Tomato-Potato Psyllid Research Update

April 2017

Plant & Food Research’s crop protection specialist, Jessica Dohmen-Vereijssen, updates the ongoing research in Canterbury into the tomato potato psyllid, and outlines how science and industry are dealing with the pest.

Plant & Food Research’s crop protection specialist, Jessica Dohmen-Vereijssen, updates the ongoing research in Canterbury into the tomato potato psyllid, and outlines how science and industry are dealing with the pest.


The tomato potato psyllid (TPP) was first recorded in NZ in March 2006.  It breeds on plants in the Solanaceae family, such as potatoes, tomatoes, eggplants, tamarillos and capsicums.  While feeding on the leaves of plants (in both adult and immature nymph stages) the insect can transmit a bacterium, Candidatus Liberibacter solanacearum, which multiplies within the plant, reducing plant health and ultimately the quality and productivity of crops.


The infection of potatoes with Candidatus Liberibacter solanacearum causes zebra chip disease in potato tubers.  This is a particular issue with potatoes grown for processing.  The disease results in an accumulation of sugars instead of starch in the potato, which burn when the potato is fried and results in the formation of unattractive black marks or stripes on chips and fries.


Zebra chip also adds a bitter flavour to the final product, which is unacceptable to consumers, and particularly damaging for processed potato exports.


For the industry the impact has also been on ‘input’ costs to try and manage the pest.


Research on the psyllid and its impacts started in earnest in 2009, because it was not until 2008 when the new-to-science bacterium (Candidatus Liberibacter solanacearum) was discovered and the relationship between the psyllid and bacterium confirmed.  Researchers have so far been focusing their efforts on trying to control the vector – which is the psyllid.  There’s been observation of increased numbers of TPP especially in the South Island.

There are a range of research projects underway; looking at the psyllid and plant interactions with and without the bacteria present, sustainable management of the psyllid, genetics of the psyllid and the bacterium and what other host plants the psyllid uses when the potato or tomato crops aren’t available.

A Plant & Food Research crop protection specialist, Jessica Dohmen-Vereijssen, says the psyllid has proved extremely tricky to research.  Efforts to develop disruptant/attractant based tools similar to those used in other horticultural crops have so far proved unsuccessful.

There is also research going into the efficiency of a selected natural enemy in managing TPP –Tamaraxia triozae - a naturally occurring parasitoid of TPP in Mexico and the US.  Tamaraxia only attacks the psyllid at a certain stage in its lifecycle but the parasitoid could be a useful biological control agent – along with other beneficial insects such as ladybird, and larvae of lacewing and hover fly.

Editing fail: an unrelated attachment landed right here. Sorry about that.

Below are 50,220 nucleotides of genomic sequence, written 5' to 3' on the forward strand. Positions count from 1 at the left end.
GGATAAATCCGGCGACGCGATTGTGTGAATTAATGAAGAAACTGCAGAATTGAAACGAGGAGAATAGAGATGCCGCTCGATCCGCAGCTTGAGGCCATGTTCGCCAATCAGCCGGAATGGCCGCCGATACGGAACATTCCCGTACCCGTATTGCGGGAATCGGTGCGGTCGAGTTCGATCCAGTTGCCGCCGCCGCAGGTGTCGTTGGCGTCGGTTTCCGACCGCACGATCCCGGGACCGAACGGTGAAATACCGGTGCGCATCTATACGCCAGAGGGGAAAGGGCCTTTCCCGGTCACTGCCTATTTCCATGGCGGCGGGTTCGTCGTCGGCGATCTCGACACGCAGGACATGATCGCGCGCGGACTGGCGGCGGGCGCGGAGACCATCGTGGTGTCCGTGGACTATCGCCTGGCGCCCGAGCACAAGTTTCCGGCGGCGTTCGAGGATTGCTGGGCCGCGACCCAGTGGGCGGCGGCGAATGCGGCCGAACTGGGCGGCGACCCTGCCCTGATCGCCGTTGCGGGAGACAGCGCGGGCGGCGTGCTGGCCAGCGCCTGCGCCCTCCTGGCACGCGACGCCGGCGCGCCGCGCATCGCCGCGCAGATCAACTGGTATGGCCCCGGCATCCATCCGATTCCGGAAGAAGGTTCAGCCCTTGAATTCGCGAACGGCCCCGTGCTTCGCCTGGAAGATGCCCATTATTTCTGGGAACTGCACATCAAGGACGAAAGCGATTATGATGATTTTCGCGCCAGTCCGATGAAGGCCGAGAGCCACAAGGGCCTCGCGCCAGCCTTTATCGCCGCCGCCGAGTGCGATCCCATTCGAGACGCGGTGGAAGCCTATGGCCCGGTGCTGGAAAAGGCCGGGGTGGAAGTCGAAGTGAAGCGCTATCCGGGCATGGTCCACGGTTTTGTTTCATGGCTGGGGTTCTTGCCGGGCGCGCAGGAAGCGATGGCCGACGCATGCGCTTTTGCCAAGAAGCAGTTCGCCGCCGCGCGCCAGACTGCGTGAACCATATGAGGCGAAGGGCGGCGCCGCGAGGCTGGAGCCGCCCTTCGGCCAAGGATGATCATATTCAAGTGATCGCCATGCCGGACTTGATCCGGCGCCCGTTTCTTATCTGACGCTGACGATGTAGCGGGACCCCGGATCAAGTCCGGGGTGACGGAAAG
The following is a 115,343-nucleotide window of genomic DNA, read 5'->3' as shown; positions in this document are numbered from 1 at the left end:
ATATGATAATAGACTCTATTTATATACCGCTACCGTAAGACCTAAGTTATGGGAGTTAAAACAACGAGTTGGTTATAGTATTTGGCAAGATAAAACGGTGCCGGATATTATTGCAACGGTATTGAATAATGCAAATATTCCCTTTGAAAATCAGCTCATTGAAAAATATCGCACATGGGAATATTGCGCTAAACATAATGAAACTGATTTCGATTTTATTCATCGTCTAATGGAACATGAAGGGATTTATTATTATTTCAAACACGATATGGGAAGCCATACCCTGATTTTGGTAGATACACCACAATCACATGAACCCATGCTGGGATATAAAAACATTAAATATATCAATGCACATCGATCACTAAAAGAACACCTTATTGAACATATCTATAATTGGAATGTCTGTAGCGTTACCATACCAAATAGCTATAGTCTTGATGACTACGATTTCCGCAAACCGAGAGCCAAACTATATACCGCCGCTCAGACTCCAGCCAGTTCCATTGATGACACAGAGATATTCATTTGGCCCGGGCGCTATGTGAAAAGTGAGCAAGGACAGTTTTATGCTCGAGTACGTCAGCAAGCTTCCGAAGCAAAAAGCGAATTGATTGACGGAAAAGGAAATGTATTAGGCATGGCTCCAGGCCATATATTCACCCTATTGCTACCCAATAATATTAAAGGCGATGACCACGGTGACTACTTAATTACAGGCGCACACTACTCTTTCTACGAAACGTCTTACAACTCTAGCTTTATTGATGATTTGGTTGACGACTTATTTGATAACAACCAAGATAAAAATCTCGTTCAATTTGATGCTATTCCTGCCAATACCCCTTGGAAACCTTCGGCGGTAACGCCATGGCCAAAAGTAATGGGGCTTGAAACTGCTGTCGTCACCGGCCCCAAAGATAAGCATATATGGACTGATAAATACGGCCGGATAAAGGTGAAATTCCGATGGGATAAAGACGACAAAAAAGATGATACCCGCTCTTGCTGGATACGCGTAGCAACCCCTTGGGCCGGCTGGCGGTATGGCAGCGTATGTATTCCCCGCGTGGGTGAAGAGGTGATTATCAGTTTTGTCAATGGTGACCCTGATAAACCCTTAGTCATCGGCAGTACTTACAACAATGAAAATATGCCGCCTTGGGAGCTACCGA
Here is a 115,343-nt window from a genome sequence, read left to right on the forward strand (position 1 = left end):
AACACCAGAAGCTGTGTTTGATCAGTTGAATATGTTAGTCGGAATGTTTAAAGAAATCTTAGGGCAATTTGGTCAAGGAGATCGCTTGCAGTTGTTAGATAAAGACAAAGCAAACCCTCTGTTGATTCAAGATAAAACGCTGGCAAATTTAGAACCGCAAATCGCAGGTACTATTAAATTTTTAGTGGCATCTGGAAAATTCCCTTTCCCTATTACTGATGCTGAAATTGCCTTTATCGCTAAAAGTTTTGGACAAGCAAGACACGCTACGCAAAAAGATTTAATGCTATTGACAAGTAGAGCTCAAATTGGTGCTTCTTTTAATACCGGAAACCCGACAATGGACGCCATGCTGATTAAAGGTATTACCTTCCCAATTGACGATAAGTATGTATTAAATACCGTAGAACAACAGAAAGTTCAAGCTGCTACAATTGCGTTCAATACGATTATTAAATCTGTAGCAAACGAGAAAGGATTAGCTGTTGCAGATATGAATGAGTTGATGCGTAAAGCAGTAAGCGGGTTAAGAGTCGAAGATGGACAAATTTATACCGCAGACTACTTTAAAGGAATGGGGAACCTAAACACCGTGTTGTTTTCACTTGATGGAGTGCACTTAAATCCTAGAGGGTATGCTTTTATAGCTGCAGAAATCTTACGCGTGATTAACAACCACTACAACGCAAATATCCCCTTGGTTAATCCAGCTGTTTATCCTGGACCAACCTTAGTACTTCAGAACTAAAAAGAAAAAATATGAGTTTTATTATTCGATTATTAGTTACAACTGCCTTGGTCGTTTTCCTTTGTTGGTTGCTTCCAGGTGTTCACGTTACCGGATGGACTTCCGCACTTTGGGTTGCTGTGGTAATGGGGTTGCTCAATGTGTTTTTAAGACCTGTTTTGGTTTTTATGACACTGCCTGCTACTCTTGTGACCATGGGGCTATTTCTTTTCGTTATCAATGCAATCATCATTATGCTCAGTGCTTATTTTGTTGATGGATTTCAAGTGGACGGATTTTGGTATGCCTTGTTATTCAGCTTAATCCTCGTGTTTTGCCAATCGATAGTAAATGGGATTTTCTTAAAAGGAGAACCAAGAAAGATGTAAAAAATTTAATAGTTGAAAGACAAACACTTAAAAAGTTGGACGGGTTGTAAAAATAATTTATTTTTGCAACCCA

At the same time scientists have been trying to help growers by developing a weather-based model to inform them when TPP levels are about to increase exponentially in their region and whether insecticide control is required (after checking their crop for TPP).   

However, the industry recognises that reliance on insecticides is not sustainable long term – especially given the harm they can do to beneficial insects - and that other options are needed.  There are also programmes underway to try and help minimise the risk of insecticide resistance in TPP by helping farmers be a lot more targeted about when to use sprays and rotate mode of actions.

Researchers and industry undertook a nationwide survey of TPP using double-sided sticky traps to monitor TPP numbers.  Jessica says the survey work from 2009 through to 2012 provided a baseline to support the current impression that the wider potato industry has that psyllid numbers are increasing in the Canterbury region.

Monitoring of psyllid populations demonstrated that numbers only begin to increase from early summer.  From approximately mid-January, depending on the weather, numbers dramatically increase.

Early season fresh potatoes that are harvested in the pre-Christmas period (rarely in Canterbury, but commonly in the North Island in the Pukekohe area), do generally not need spraying to manage the tomato potato psyllid.  Understanding this, and eliminating chemical control application for early season potato crops, is estimated to have saved growers more than $300 per hectare.

Monitoring with the sticky traps and conducting plant assessments are still the best way to work out when the TPP threat is present in the crop.

Jessica says there are still many knowledge gaps and future research will aim to further understand the psyllid-bacteria-plant interactions.

One of the most promising areas of research as far as the growers and the scientists are concerned at the moment is the development of resistant or at least tolerant potato cultivars using information gained by understanding the plant’s response to the bacterium that the Tomato Potato Psyllid carries.